Japan is building a stealth fighter:
Japan publicly unveiled its Mitsubishi Heavy Industries X-2 stealth fighter demonstrator earlier today in Toyoyama. If all goes as planned, the prototype aircraft will take to the air in the middle of February for a series of flight tests—making Japan the fourth nation to demonstrate such capabilities.
But they can't really afford to build it. But this makes me feel very good:
Unlike the Pentagon’s Lockheed Martin F-35 Joint Strike Fighter, the X-2—which until recently was called the ATD-X—is optimized for high agility and boasts three-dimensional thrust vectoring. ...
Japan is not likely to develop the X-2 into a fully operational stealth aircraft—the cost is just not worth it for a limited production run. Instead, the country is likely setting itself up to participate in a future co-development effort with an international partner. The most likely partner would be the United States, which is gearing up to develop the F-X and F/A-XX follow-ons to the F-22 Raptor and F/A-18E/F Super Hornet.
Why does it make me feel good? Because I'm worried about our design philosophy for the F-35 and we don't have nearly enough F-22s should that philosophy prove premature:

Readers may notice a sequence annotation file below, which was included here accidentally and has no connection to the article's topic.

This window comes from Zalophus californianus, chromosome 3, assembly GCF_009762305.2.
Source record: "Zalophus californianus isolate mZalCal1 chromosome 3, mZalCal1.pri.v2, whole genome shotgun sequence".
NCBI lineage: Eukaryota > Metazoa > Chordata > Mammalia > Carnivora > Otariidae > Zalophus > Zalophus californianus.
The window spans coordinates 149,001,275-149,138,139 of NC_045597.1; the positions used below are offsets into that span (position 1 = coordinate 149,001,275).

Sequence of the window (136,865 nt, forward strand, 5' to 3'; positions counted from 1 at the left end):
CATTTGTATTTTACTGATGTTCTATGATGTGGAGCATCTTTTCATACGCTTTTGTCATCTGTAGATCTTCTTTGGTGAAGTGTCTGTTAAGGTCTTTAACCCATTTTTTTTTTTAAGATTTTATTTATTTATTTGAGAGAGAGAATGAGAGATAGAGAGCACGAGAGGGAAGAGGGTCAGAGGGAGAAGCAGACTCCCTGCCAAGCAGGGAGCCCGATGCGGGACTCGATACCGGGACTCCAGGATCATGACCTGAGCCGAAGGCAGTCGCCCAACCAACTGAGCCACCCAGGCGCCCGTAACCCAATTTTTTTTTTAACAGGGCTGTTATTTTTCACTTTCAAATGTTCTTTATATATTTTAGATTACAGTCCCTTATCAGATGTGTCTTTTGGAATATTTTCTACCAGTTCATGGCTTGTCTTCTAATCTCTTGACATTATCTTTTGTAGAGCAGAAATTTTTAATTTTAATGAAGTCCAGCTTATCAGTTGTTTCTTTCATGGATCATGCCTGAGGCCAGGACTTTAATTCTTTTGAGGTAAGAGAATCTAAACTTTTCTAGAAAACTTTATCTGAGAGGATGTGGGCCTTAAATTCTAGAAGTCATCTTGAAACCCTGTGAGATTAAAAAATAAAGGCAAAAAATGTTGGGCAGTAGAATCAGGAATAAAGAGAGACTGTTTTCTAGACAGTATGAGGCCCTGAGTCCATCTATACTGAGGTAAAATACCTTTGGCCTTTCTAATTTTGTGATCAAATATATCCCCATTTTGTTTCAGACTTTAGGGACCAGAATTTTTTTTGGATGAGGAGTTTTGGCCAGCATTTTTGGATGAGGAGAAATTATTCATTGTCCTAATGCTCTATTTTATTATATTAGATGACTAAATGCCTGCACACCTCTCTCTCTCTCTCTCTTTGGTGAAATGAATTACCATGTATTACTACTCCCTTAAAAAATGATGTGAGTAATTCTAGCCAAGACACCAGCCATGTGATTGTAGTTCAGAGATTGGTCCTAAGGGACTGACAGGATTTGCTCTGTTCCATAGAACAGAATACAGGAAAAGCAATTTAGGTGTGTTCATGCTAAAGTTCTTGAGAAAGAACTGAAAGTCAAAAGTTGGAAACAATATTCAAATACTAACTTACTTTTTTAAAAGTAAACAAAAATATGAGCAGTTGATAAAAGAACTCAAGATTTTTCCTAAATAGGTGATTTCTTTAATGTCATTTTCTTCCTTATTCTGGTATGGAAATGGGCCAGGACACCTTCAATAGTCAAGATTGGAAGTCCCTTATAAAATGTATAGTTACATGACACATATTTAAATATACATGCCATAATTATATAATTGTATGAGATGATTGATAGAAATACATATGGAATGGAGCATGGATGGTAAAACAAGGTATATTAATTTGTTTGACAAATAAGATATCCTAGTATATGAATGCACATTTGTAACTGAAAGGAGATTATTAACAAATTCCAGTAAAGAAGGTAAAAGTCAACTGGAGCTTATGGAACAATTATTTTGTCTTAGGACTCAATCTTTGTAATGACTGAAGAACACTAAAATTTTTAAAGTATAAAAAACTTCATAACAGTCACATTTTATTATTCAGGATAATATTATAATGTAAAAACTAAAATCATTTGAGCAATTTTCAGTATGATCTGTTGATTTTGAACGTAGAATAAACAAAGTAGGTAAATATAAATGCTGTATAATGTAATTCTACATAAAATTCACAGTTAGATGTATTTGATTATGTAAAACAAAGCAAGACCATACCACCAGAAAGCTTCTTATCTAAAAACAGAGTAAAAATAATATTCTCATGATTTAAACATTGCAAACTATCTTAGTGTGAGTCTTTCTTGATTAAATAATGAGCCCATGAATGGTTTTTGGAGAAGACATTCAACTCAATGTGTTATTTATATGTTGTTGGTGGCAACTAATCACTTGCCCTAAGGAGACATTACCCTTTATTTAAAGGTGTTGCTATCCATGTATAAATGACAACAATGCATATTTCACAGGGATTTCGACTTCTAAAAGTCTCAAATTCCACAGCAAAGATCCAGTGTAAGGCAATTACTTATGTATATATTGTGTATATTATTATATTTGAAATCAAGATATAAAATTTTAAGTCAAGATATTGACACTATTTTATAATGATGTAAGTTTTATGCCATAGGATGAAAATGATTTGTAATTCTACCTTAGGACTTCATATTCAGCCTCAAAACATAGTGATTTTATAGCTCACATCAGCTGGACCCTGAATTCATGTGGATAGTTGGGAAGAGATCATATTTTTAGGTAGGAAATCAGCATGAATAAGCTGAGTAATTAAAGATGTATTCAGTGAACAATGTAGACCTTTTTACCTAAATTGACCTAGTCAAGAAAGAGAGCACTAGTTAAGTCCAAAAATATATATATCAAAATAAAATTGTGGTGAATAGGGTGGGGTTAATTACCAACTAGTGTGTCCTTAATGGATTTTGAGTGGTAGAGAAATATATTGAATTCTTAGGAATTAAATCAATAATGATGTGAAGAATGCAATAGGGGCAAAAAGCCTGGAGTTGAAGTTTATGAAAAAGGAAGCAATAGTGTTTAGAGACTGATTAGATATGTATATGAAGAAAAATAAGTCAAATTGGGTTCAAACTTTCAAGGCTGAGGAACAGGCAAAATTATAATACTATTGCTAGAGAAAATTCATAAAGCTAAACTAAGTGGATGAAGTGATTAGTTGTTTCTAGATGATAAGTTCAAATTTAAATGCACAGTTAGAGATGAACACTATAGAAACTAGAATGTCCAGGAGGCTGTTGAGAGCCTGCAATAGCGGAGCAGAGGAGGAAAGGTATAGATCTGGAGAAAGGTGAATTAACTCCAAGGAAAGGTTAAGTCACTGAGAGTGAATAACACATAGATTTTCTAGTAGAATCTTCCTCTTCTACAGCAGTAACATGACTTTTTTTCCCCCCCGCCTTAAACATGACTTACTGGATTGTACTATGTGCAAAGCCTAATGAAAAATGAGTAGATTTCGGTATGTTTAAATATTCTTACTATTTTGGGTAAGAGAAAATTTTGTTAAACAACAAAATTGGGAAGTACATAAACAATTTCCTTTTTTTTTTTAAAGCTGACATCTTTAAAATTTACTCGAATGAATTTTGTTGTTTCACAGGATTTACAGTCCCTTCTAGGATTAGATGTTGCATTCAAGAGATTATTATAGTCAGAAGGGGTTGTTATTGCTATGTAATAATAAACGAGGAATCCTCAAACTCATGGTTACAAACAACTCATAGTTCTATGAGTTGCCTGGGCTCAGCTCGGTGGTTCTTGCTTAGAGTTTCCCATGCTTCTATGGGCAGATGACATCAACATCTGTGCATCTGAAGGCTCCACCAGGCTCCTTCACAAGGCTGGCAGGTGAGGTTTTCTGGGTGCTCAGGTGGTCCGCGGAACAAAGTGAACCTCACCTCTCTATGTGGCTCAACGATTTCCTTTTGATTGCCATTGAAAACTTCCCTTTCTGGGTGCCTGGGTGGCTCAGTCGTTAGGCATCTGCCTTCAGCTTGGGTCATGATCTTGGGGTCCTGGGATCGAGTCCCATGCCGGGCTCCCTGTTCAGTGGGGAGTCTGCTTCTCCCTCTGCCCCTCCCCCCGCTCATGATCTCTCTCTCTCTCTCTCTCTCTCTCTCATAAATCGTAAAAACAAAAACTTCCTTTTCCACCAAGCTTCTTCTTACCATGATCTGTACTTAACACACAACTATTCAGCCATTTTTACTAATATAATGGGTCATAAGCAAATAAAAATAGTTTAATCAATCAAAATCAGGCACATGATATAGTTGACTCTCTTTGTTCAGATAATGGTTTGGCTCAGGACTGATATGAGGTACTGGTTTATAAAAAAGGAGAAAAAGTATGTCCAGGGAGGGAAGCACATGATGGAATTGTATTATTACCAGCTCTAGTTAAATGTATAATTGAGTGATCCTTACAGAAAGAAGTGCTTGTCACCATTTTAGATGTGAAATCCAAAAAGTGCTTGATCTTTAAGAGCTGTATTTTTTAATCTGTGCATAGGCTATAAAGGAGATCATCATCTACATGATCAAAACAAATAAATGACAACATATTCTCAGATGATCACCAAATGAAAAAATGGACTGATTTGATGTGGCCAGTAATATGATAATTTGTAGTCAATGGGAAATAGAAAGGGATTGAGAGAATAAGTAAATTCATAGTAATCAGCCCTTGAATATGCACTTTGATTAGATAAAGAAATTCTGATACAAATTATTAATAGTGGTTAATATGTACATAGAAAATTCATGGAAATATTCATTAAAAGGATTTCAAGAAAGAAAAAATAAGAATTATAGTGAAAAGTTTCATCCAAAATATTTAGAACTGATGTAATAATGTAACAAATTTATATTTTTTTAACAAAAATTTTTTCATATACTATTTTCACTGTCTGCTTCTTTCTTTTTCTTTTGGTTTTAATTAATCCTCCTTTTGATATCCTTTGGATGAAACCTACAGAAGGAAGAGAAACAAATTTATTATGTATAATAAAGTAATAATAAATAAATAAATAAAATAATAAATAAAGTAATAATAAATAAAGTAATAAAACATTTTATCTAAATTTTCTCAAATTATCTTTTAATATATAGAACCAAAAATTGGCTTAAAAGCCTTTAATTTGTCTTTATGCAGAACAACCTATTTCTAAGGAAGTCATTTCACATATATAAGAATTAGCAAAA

As a report from the Center for Strategic and Budgetary Assessments found last year, 'advances in electronic sensors, communications technology, and guided weapons may have fundamentally transformed the nature of air combat.' Other than its stealth capability, these are attributes where the F-35 boasts significantly advances. It seems the stealth characteristics that were the big selling point of the F-35 may become second tier, and its sensor and communication capabilities could make it the plane for our time.
Perhaps the Air Force is right and the need to maneuver is a thing of the past. But in case we can't fly with the tray table down, it will be nice to have a Plan B with a partnership with Japan that creates a maneuverable fighter.